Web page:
Is grip strength important for cycling?
Grip strength is often an overlooked topic within the cycling community. However, grip strength can actually have a significant impact on cycling performance. Not to mention it's used as a biomarker for health! A weak grip is correlated with increased mortality and mobility issues later in life. Consequently, even if you weren't a cyclist it's a good idea to improve your grip strength.
For cyclists, though, grip strength is particularly important for gravel racing, endurance mountain biking, or epic rides with long descents. A weak grip can slow you down. When your hands and forearms get fatigued, you will have a harder time squeezing the brakes. Consequently, you're likely to ride slower and more cautiously. Get ready to ride hard this spring by working on your grip strength this winter. Check out some helpful exercises below.
The best way to improve grip strength is lifting heavy things. Both hanging and carrying are ways to accomplish this goal. If you have a pull-up bar, you should start doing regular hangs. It's not important to do actual pull-ups - simply hanging as long as you can will do wonders for your grip strength. A bar hang can also help you relieve pressure in your back if you've been sitting for a long time. Try to complete five hangs a day, with a one to two minute rest period in between.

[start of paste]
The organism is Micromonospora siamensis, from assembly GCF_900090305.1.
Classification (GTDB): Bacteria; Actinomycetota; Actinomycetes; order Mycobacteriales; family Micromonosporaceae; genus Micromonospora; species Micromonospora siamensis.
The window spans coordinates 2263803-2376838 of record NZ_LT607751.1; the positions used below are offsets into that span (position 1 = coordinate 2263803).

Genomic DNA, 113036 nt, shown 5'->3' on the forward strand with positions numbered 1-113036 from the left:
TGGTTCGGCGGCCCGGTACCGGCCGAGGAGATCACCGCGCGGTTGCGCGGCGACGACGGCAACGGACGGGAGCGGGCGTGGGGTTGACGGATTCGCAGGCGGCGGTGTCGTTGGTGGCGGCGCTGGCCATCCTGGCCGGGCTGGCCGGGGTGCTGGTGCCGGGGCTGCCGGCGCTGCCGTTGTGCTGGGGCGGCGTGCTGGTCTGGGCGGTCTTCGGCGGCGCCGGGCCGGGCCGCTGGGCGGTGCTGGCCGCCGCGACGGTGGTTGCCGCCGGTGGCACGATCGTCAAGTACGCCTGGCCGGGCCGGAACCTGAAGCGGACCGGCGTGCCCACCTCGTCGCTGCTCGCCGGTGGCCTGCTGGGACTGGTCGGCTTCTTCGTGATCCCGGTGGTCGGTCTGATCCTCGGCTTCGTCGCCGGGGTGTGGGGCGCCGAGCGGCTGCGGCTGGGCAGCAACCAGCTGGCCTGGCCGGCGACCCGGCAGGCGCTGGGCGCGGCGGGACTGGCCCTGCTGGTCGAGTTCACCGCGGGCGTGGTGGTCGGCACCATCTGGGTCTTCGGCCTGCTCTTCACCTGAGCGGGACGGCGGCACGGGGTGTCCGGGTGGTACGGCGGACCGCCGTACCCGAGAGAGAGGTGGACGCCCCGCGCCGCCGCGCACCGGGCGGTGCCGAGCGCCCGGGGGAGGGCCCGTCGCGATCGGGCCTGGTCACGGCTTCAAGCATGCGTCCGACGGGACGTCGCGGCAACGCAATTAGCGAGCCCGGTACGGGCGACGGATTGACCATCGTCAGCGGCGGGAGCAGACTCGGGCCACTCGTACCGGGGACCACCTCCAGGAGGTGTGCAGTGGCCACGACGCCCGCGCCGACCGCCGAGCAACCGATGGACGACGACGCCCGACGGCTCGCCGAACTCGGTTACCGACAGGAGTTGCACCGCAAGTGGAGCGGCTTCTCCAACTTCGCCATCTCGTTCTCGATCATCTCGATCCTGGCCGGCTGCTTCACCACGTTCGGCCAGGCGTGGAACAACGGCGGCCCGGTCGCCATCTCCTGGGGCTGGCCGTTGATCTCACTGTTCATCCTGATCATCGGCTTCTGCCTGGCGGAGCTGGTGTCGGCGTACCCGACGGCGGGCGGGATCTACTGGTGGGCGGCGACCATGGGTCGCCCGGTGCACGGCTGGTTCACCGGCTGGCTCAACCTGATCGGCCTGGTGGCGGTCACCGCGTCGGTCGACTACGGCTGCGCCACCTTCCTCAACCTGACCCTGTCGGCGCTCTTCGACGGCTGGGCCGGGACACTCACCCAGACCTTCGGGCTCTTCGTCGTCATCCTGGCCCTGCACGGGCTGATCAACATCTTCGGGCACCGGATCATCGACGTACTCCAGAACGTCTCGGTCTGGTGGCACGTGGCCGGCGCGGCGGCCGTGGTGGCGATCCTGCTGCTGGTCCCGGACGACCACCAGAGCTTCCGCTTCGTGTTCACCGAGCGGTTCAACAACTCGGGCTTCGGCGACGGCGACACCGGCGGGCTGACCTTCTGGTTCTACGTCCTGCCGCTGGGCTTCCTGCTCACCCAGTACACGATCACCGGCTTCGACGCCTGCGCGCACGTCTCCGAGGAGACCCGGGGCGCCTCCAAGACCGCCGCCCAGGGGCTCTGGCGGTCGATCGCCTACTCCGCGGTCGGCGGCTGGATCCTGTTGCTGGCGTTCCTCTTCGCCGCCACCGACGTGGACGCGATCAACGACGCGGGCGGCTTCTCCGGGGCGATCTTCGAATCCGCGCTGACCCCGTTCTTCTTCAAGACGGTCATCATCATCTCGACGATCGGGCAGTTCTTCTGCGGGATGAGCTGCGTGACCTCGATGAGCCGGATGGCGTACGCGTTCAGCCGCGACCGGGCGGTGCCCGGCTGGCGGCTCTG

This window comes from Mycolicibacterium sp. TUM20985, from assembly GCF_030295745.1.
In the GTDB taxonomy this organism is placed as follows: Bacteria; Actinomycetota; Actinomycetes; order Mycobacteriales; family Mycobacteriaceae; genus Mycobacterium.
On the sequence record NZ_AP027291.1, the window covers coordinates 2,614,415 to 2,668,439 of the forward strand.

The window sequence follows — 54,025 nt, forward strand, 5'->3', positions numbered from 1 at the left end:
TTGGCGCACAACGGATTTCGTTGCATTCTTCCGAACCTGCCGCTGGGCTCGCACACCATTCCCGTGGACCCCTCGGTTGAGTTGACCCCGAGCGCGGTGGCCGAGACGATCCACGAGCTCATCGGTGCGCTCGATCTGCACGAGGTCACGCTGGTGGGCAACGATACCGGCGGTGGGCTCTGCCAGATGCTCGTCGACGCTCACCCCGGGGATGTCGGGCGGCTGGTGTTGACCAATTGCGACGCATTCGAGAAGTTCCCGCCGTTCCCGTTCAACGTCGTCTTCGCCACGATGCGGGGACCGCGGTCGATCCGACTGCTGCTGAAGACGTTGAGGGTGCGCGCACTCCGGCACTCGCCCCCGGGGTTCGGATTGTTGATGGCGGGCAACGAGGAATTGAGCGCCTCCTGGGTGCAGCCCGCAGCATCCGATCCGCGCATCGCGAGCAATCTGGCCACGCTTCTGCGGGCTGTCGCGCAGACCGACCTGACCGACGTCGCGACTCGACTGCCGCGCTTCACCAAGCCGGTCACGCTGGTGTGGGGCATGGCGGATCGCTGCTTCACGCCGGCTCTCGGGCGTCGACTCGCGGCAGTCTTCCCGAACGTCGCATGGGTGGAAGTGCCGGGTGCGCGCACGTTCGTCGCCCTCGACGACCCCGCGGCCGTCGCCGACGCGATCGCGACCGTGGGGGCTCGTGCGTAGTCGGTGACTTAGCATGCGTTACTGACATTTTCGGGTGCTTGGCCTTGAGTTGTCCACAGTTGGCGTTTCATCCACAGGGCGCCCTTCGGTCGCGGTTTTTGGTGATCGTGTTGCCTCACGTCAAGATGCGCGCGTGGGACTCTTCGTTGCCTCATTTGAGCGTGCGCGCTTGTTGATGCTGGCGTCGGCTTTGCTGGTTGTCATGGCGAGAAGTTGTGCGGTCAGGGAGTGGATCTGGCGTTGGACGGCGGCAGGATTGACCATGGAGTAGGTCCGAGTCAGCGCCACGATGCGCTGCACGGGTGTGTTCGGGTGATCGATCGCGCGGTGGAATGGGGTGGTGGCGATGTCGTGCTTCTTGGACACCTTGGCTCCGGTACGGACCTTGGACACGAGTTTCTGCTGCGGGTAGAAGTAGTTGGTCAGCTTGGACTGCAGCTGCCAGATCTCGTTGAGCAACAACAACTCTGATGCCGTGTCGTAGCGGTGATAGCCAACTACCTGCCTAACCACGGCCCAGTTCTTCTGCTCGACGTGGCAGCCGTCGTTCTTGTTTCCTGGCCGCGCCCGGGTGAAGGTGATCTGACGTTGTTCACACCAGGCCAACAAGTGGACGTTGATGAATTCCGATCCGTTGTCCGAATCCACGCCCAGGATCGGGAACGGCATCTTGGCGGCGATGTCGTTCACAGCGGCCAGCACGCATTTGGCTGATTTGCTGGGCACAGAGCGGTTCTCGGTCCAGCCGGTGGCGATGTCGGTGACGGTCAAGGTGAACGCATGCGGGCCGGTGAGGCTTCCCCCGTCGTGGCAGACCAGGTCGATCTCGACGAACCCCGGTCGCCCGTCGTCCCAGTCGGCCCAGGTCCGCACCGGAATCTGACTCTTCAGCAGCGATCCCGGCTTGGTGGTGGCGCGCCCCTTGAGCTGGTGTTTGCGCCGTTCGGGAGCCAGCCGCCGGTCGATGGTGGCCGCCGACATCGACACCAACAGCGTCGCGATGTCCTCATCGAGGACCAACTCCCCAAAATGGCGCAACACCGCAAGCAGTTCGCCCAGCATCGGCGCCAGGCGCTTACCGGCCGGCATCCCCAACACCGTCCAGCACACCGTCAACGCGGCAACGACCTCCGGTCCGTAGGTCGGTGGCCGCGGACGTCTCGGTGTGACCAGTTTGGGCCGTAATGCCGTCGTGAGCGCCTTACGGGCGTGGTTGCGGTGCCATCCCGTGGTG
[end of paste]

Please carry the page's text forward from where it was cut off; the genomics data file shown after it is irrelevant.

This exercise could also be renamed "how many bags of groceries can you carry at one time?" For the farmer's carry, simply grasp a dumbbell in each hand and hold them with your arms hanging by your side. Hold for 60-90 seconds per rep, and do 5 reps. You should aim for 50% of your body weight for the farmer's carry - in other words, 25% of your body weight in each hand.
For this exercise you will need either weight plates, or a heavy cutting board or cookbook. You will need to be able to lift and hold the object with your fingertips. Start with your object on the floor at your side. Grasp it in a pinch grip and lift it off the floor as you stand up. You will want to raise the object until your arm is straight out in front of you. For best results, alternately supinate and pronate your wrist, rotating to palm up and palm down 10 times each. Switch hands and repeat. Complete the exercise five times with each hand.
The above exercises will help greatly on those long rides and descents. However, to reduce hand and forearm fatigue you need to address your grip on the bike. Clutching the handlebars like your life depends on it is going to wear out your hands and forearms no matter how strong they are or how many farmer's carries you've done. On rough terrain, whether it is gravel racing, mountain biking, or cyclocross racing, your goal should be to maintain a secure but light grip on the bars. You can achieve a smoother ride by using a lighter grip on the bar while relaxing shoulders and elbows to use as a shock absorber.
When it comes to braking on long descents, you wan to switch between picking up speed and braking hard for a short time, rather than riding the brakes all the way down. This will give your grip and your brakes and rims a much-needed rest that will prevent overheating and fatigue.